A semantic trip to NewYork: Knowledge Graph Conference -2019

A quick summary of my(and many other) talks at KGC-2019


This week, School of Professional Studies at Columbia University’s Morningside campus in New York City hosted Knowledge Graph Conference. I also had an invite to speak about my recent research work and I meet various researchers and practitioners of Knowledge Graph. Considering, this was a two-day conference, I was surprised by the diverse group of speakers and attendees they were able to gather.

Knowledge Graph Conference — 2019

Let’s talk about the talks…

I really enjoyed some of the talks, learned what other people in the field are doing and also got some ideas for extending my research work. Let’s talk about some of them, I won’t go into much of the details but my personal highlights and takeaways from them. Let’s start with my talk and another one form my colleague form AccentureLabs.

Staying continuously compliant

My talk was about using advancement in Natural Language Understanding and Knowledge Graph to create a semantically connected knowledge base of regulatory press-release and alert businesses about future actions and possible mistakes so that they can stay continuously compliant.

  • An army of people with very specific domain knowledge is continuously working to keep businesses compliant
  • A data model can represent the event’s actor and their relation
  • Event-specific information can be captured using domain-specific entity extractors and semantic role labeling methods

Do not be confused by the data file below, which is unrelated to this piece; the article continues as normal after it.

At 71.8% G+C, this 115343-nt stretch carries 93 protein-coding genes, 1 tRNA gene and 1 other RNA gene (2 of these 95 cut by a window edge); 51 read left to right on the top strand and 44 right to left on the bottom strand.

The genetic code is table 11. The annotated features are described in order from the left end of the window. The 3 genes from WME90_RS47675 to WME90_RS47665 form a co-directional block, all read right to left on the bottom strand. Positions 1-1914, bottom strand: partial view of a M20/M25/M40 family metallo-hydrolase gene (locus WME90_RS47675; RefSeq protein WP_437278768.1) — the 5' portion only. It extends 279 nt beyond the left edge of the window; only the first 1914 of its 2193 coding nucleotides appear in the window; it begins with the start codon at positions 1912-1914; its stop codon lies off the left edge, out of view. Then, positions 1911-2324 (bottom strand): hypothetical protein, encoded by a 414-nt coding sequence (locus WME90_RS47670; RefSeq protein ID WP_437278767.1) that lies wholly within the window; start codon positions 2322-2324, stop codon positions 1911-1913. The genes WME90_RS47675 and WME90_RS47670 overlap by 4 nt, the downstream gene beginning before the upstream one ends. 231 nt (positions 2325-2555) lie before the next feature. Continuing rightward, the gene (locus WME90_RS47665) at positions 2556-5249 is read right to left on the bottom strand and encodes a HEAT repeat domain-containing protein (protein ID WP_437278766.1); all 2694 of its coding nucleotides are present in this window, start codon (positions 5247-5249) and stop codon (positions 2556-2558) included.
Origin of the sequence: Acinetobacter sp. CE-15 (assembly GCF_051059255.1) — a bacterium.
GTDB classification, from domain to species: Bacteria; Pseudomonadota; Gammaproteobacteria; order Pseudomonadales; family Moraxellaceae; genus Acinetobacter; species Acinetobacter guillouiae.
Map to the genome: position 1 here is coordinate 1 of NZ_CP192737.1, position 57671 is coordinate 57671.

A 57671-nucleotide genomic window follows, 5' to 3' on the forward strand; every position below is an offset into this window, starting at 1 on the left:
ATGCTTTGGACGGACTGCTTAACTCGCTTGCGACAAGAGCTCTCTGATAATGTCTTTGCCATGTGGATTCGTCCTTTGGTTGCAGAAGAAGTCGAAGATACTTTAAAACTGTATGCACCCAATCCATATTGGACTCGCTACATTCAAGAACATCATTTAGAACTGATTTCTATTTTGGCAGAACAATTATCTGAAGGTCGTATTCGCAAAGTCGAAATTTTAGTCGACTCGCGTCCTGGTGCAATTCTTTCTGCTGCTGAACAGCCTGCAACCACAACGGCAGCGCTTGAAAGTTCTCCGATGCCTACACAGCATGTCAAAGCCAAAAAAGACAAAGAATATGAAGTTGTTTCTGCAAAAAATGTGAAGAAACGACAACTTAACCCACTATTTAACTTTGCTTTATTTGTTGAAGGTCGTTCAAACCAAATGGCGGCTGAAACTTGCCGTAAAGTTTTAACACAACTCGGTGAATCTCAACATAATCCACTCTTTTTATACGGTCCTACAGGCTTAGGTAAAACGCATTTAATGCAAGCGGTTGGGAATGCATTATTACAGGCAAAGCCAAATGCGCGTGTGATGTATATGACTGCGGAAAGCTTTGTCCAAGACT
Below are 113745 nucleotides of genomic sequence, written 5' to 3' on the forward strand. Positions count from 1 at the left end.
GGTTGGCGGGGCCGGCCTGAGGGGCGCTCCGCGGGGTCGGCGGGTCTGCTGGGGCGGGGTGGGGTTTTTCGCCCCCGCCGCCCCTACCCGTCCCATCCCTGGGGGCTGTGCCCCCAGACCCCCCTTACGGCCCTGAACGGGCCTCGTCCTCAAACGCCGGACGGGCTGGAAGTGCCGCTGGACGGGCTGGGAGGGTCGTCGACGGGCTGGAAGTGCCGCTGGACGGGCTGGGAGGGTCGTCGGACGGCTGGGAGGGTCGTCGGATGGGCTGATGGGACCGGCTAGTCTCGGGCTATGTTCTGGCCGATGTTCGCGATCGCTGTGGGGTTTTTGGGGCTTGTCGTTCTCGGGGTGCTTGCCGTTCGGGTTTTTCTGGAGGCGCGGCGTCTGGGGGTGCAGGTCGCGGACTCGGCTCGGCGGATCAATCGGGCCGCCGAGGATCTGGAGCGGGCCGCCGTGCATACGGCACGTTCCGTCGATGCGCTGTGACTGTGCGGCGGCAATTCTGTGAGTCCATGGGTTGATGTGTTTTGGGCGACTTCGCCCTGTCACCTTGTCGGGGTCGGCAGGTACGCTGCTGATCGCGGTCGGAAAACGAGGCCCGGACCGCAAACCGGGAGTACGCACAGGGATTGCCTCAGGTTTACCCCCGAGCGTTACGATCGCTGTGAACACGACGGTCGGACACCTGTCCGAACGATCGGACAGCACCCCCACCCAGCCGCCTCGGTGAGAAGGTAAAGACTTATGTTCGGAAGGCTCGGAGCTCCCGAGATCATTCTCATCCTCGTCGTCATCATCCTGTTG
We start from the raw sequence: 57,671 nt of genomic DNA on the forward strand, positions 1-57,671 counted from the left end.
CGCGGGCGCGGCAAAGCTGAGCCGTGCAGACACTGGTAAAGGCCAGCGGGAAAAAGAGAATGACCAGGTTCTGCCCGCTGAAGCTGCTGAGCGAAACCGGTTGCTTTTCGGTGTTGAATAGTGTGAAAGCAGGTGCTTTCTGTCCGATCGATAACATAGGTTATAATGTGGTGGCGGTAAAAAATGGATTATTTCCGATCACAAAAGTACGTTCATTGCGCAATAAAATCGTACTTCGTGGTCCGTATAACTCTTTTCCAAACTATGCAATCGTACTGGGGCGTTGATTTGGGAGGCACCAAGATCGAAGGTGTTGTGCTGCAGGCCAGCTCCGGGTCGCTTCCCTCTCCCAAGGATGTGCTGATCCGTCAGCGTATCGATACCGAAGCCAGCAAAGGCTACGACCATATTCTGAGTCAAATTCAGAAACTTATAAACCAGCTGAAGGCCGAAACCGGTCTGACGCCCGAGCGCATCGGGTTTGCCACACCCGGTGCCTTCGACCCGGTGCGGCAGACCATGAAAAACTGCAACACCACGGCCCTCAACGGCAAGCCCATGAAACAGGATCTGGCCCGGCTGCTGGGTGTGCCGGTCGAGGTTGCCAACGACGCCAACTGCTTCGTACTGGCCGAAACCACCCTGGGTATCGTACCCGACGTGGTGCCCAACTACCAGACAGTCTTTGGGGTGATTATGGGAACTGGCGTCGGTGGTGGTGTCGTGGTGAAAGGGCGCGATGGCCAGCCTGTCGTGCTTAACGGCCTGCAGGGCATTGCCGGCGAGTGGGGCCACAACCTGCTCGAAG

• Advancement of NLP and KG can be leveraged — semantically connecting domain specific facts with specific event information

Knowledge Graph for Customer 360

Colin Puri from AccentureLabs gave his talk with Joe Pindel of Pitney Bowes. He spoke about our recent collaboration with Pitney Bowes on Intelligent Customer Service using Knowledge Graph. It was a great example of AccentureLabs doing co-research and working with clients.

  • Knowledge graph 360 can help with a much more holistic view — know a little more about the complaints, promotions or connect the patrons to the most relevant service provider ASAP
  • Knowledge graphs help us understand complaint context and guide us to better customer interactions- help you lower the wait time on a support call

WikiData is not about Facts

Founder of Wikidata, Denny Vrandečić also gave a great talk about wiki-data, how it works and what it is for. I also enjoyed talking to him on various topics during break time. A very approachable person. My takeaways from his talk:

  • No matter what language of content users are editing in wikidata, the resulted should remain the same in all the language
  • wikidata links more than 4000 databases and more and more databases are connecting to it
  • We don’t need to understand language all the time — we can extract information even without understanding the language — a reason for optimism
  • Knowledge graph gives us — a very connected multilingual world

In the end, it is just a mapping problem

Dieter Fensel from Online talked about importance mapping to get higher accuracy in a knowledge graph. We focused on data quality: data is important

Just a mapping problem
  • We need both correct and incorrect examples — using NLP for knowledge graph creation, using both successful dialogue and unsuccessful dialogues are important
  • Garbage in — Garbage out
  • For more accuracy: 95% — 99% of knowledge is created using mapping
  • Evaluating knowledge graph for the correctness and completing is also important
  • Just getting the knowledge is not enough, we also need to deploy it and deployment is going to be use case specific
  • In the end: it is just a mapping problem